Jack Bobridge, three-time Olympian and reigning national road champion of Australia, has succumbed to the effects of rheumatoid arthritis and retired from cycling.
Bobridge was diagnosed with rheumatoid arthritis in 2010 but has been able to manage the chronic condition while still riding. Now its mounting toll and a readiness to move on with the next phase of life has led him to retire.
“I don’t really care what anyone else thinks I could have done or what I’ve done, I only went back to Europe this year to finalise things in my own head and I found it wasn’t enjoyable with the arthritis and the pain,” he told The Advertiser. “The stuff you have to go through in the Grand Tours (2016 Giro d’Italia) and racing, it’s just not fun. There’s pain in my feet, hands and my back. When you get the flare ups, your body is fighting it and a Grand Tour is hard enough as it is.”
Adelaide born and raised, Bobridge is now living in Perth, where he is about to open his new gym and cycling fitness centre.
“Since the (Rio) Games and backing off the training and racing load I’ve found my arthritis has been 100 per cent better and I’ve been able to get off all meds (medication) as well,” he said. “Obviously I love the bike, the racing and the lifestyle, but I’ve got a two-year-old (daughter) now and I could drag on for three or four years but come 40 or 50 the damage it’s going to do and the arthritis in my body … I don’t see sport is worth it.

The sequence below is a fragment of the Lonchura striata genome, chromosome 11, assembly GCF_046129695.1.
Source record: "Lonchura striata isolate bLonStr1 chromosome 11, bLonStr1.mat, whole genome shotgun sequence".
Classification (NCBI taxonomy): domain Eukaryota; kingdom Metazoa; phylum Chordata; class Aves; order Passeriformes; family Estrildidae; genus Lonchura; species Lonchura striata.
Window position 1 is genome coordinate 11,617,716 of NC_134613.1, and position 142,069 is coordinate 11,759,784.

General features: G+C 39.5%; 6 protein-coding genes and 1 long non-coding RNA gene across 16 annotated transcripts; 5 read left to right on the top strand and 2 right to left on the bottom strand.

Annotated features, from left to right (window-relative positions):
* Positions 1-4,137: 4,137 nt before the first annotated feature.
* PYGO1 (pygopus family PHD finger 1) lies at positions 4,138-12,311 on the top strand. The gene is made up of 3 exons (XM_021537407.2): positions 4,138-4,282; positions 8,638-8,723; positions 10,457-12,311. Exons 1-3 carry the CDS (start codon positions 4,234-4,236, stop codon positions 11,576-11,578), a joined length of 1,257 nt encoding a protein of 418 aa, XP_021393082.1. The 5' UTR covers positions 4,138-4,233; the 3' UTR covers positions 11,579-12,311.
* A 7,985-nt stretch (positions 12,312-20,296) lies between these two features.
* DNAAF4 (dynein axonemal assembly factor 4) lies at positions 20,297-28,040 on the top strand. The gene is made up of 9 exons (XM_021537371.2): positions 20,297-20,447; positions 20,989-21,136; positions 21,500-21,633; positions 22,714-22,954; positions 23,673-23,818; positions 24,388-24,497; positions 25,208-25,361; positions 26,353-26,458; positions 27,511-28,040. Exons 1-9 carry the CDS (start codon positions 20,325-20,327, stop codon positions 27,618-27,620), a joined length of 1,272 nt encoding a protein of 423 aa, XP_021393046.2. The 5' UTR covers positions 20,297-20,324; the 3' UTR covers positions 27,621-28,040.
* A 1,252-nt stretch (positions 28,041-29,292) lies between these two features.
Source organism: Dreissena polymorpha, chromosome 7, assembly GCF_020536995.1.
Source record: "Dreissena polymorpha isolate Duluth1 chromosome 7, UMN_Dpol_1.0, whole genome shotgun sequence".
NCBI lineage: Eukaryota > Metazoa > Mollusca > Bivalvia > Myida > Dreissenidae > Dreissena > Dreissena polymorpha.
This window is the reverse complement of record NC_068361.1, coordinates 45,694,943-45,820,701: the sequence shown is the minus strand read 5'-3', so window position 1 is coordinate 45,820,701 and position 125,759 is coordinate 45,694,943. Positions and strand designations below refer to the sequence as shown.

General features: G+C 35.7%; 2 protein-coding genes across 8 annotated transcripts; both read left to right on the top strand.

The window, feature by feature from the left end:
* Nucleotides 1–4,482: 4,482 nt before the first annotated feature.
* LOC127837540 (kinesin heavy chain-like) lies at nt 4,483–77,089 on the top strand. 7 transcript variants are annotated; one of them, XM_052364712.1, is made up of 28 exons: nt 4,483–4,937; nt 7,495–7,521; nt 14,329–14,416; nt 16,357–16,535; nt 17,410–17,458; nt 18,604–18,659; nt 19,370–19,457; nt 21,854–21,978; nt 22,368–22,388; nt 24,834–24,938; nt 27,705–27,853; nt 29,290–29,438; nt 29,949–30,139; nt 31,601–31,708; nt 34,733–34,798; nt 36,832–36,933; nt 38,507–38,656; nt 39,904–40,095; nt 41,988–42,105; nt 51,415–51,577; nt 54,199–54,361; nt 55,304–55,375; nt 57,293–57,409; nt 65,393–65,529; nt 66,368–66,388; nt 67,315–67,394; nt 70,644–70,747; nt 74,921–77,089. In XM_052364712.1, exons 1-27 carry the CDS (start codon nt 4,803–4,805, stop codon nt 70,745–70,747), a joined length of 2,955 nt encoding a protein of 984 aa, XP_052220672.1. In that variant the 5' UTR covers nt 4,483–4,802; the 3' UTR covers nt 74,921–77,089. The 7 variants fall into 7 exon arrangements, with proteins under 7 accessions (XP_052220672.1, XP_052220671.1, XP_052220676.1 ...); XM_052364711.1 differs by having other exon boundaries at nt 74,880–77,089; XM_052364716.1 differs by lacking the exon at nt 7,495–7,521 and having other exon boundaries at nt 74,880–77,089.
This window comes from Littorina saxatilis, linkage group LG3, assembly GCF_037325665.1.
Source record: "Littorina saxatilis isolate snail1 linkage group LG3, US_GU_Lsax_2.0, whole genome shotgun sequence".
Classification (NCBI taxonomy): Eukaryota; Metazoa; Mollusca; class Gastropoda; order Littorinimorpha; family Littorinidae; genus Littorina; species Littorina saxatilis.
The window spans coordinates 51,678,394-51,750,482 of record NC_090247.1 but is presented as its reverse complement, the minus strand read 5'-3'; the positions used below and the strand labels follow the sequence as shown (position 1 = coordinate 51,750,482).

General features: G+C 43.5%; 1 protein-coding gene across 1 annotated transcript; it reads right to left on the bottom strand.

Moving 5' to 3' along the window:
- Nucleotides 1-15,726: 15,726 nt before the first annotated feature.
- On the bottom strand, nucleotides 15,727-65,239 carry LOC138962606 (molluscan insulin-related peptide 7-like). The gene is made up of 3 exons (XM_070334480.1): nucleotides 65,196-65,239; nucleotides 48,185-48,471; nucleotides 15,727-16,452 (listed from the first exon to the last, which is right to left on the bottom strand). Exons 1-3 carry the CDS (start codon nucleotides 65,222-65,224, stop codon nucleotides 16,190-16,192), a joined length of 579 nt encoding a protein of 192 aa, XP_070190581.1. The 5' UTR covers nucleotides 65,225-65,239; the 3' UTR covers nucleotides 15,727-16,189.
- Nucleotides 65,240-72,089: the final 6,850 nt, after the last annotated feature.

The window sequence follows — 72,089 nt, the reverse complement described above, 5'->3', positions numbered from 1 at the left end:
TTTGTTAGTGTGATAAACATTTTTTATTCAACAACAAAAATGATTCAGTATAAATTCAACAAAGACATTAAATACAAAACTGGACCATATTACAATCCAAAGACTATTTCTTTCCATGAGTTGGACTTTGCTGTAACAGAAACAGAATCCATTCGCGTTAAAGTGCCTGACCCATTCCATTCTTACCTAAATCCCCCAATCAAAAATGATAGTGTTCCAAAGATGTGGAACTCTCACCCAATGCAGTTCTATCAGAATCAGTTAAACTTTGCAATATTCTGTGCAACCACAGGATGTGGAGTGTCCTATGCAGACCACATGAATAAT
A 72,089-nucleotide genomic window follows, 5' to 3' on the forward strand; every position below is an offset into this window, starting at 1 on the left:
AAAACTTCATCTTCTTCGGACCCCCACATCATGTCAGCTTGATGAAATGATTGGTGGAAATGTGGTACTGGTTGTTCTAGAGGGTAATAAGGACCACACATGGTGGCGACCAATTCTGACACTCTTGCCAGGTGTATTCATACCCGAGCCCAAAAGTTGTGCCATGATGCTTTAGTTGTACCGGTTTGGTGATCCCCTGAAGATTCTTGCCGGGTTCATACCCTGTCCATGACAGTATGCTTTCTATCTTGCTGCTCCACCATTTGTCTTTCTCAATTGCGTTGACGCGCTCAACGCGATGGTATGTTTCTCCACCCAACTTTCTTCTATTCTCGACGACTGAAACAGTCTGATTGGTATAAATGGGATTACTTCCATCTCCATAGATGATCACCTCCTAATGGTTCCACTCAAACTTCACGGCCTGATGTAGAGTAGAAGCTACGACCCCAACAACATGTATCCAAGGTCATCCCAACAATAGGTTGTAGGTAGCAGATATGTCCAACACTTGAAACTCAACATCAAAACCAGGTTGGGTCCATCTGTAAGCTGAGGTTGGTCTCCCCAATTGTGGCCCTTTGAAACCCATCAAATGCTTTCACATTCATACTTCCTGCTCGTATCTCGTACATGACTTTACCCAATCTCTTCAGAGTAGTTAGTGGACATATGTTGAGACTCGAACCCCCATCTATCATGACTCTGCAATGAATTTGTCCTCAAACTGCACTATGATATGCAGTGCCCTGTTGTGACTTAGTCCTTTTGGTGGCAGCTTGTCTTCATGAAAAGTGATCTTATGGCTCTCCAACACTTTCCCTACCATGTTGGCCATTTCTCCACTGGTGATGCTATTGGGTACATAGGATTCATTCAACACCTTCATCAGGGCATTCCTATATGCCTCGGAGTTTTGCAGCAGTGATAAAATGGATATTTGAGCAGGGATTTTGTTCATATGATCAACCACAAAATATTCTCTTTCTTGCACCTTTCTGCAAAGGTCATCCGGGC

“I haven’t thought ‘am I doing the right thing?’ and I suppose after a few months of not racing if you haven’t got that hunger I guess you know it’s the right decision.”
Bobridge’s greatest triumph is the world record in the individual pursuit on the track. In 2011 he broke the ‘unbeatable’ record that Chris Boardman set in 1996 with a time of 4.10.534 at the Australian track championships. Bobridge was often regarded as an all-or-nothing rider.
“That over everything was pretty special because I remember the first track worlds I did (American) Taylor Phinney beat me and we went to an after-party and he said to me ‘why don’t you just control yourself in the first 2km and you could probably win?’ And I said ‘well, if I keep doing this every time I get further and further, so what about the day when I don’t die and I ride fast?’ In Sydney that morning that’s what I’d been training and racing for.”